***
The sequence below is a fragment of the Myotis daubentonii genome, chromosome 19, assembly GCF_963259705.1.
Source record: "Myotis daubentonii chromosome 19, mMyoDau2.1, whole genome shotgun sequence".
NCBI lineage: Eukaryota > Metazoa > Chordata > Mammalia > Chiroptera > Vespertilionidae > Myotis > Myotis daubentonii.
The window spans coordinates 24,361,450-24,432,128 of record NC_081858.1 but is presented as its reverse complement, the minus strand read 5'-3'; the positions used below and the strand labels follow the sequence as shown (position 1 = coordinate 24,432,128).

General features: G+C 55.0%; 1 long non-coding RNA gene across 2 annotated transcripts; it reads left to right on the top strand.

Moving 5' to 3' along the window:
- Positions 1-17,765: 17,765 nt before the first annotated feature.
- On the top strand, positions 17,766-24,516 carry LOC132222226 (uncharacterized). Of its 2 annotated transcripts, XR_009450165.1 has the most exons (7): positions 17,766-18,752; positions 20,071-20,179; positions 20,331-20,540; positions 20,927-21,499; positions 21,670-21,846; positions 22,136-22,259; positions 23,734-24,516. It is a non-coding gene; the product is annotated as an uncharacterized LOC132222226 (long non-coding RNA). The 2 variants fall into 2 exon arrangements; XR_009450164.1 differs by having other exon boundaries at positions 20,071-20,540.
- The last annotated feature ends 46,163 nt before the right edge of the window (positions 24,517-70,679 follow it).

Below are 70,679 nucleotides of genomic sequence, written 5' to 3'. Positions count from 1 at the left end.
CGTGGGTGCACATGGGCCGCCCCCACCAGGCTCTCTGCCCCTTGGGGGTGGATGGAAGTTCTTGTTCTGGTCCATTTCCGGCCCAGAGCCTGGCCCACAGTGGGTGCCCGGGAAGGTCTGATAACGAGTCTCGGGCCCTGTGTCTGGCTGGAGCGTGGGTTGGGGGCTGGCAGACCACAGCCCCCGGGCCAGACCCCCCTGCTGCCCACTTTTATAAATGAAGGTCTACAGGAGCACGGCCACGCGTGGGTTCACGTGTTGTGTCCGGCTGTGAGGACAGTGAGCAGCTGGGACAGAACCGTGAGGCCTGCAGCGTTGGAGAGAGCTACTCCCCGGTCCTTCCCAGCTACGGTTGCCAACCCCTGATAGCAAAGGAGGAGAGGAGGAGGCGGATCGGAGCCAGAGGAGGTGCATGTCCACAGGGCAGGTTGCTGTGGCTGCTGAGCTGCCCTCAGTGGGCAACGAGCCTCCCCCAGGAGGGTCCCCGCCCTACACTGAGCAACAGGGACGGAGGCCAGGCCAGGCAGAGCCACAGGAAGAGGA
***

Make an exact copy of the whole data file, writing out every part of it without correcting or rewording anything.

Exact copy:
The sequence below is a fragment of the Myotis daubentonii genome, chromosome 19, assembly GCF_963259705.1.
Source record: "Myotis daubentonii chromosome 19, mMyoDau2.1, whole genome shotgun sequence".
NCBI lineage: Eukaryota > Metazoa > Chordata > Mammalia > Chiroptera > Vespertilionidae > Myotis > Myotis daubentonii.
The window spans coordinates 24,361,450-24,432,128 of record NC_081858.1 but is presented as its reverse complement, the minus strand read 5'-3'; the positions used below and the strand labels follow the sequence as shown (position 1 = coordinate 24,432,128).

General features: G+C 55.0%; 1 long non-coding RNA gene across 2 annotated transcripts; it reads left to right on the top strand.

Moving 5' to 3' along the window:
- Positions 1-17,765: 17,765 nt before the first annotated feature.
- On the top strand, positions 17,766-24,516 carry LOC132222226 (uncharacterized). Of its 2 annotated transcripts, XR_009450165.1 has the most exons (7): positions 17,766-18,752; positions 20,071-20,179; positions 20,331-20,540; positions 20,927-21,499; positions 21,670-21,846; positions 22,136-22,259; positions 23,734-24,516. It is a non-coding gene; the product is annotated as an uncharacterized LOC132222226 (long non-coding RNA). The 2 variants fall into 2 exon arrangements; XR_009450164.1 differs by having other exon boundaries at positions 20,071-20,540.
- The last annotated feature ends 46,163 nt before the right edge of the window (positions 24,517-70,679 follow it).

Below are 70,679 nucleotides of genomic sequence, written 5' to 3'. Positions count from 1 at the left end.
CGTGGGTGCACATGGGCCGCCCCCACCAGGCTCTCTGCCCCTTGGGGGTGGATGGAAGTTCTTGTTCTGGTCCATTTCCGGCCCAGAGCCTGGCCCACAGTGGGTGCCCGGGAAGGTCTGATAACGAGTCTCGGGCCCTGTGTCTGGCTGGAGCGTGGGTTGGGGGCTGGCAGACCACAGCCCCCGGGCCAGACCCCCCTGCTGCCCACTTTTATAAATGAAGGTCTACAGGAGCACGGCCACGCGTGGGTTCACGTGTTGTGTCCGGCTGTGAGGACAGTGAGCAGCTGGGACAGAACCGTGAGGCCTGCAGCGTTGGAGAGAGCTACTCCCCGGTCCTTCCCAGCTACGGTTGCCAACCCCTGATAGCAAAGGAGGAGAGGAGGAGGCGGATCGGAGCCAGAGGAGGTGCATGTCCACAGGGCAGGTTGCTGTGGCTGCTGAGCTGCCCTCAGTGGGCAACGAGCCTCCCCCAGGAGGGTCCCCGCCCTACACTGAGCAACAGGGACGGAGGCCAGGCCAGGCAGAGCCACAGGAAGAGGA